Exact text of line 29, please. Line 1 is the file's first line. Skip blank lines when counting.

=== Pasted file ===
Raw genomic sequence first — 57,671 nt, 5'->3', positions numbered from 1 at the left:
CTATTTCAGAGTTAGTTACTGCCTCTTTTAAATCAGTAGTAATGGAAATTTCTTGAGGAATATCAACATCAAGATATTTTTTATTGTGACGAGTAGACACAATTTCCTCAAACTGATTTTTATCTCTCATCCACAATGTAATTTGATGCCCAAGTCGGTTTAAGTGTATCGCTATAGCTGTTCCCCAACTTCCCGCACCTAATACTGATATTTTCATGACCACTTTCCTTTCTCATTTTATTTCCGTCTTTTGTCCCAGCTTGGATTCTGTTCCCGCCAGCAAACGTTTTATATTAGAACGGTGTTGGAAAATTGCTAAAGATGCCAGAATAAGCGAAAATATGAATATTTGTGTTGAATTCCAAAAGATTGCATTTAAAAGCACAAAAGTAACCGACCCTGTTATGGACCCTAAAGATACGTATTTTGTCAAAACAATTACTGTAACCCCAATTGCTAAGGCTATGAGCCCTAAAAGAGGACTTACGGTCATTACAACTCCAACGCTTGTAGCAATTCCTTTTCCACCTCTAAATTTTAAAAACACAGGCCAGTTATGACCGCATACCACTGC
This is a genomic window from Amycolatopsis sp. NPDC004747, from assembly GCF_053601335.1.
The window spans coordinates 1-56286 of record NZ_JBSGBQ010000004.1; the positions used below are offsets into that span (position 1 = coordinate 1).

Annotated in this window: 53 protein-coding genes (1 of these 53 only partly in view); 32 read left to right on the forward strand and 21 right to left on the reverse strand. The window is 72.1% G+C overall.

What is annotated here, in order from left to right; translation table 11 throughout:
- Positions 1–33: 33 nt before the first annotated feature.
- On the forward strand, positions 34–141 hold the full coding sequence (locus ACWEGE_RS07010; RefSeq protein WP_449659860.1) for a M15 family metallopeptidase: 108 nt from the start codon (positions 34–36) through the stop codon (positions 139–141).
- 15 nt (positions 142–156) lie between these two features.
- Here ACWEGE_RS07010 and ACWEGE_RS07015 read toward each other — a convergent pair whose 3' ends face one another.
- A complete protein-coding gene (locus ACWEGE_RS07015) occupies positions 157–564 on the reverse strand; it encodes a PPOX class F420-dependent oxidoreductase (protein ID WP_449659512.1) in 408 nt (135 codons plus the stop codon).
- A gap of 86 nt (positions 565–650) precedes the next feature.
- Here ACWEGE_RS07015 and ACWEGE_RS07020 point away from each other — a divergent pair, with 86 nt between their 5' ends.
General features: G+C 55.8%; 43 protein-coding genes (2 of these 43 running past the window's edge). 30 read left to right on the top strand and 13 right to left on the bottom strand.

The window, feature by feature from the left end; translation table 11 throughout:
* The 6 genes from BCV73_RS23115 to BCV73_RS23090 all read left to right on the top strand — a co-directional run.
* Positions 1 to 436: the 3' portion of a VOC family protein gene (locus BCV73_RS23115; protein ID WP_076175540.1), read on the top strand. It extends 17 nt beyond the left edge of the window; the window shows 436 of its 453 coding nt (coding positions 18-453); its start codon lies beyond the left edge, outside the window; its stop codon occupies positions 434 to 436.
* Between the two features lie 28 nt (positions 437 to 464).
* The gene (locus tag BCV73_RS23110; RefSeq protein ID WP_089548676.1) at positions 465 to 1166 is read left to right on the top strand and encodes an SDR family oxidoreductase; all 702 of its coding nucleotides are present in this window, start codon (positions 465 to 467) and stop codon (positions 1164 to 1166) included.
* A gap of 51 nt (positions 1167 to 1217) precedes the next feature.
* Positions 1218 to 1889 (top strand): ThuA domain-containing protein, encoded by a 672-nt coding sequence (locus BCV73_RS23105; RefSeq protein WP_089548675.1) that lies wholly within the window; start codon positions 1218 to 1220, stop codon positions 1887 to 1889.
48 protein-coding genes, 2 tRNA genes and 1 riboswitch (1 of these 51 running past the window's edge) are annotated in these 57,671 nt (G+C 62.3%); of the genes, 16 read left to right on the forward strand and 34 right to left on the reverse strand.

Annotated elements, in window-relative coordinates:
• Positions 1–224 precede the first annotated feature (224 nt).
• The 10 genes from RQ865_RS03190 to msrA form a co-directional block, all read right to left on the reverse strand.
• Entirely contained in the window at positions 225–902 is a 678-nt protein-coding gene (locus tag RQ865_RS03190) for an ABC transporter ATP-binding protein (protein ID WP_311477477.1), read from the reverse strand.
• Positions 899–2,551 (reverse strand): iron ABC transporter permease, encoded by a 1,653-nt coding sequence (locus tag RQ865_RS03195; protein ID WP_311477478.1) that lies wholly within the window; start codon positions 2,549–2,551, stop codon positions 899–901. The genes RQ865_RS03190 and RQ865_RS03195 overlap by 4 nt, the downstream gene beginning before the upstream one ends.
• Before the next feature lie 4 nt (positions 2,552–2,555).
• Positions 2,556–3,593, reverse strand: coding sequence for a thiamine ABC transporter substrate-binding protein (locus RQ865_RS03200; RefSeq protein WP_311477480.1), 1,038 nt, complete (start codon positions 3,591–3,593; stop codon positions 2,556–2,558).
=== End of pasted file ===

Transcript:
• Positions 2,556–3,593, reverse strand: coding sequence for a thiamine ABC transporter substrate-binding protein (locus RQ865_RS03200; RefSeq protein WP_311477480.1), 1,038 nt, complete (start codon positions 3,591–3,593; stop codon positions 2,556–2,558).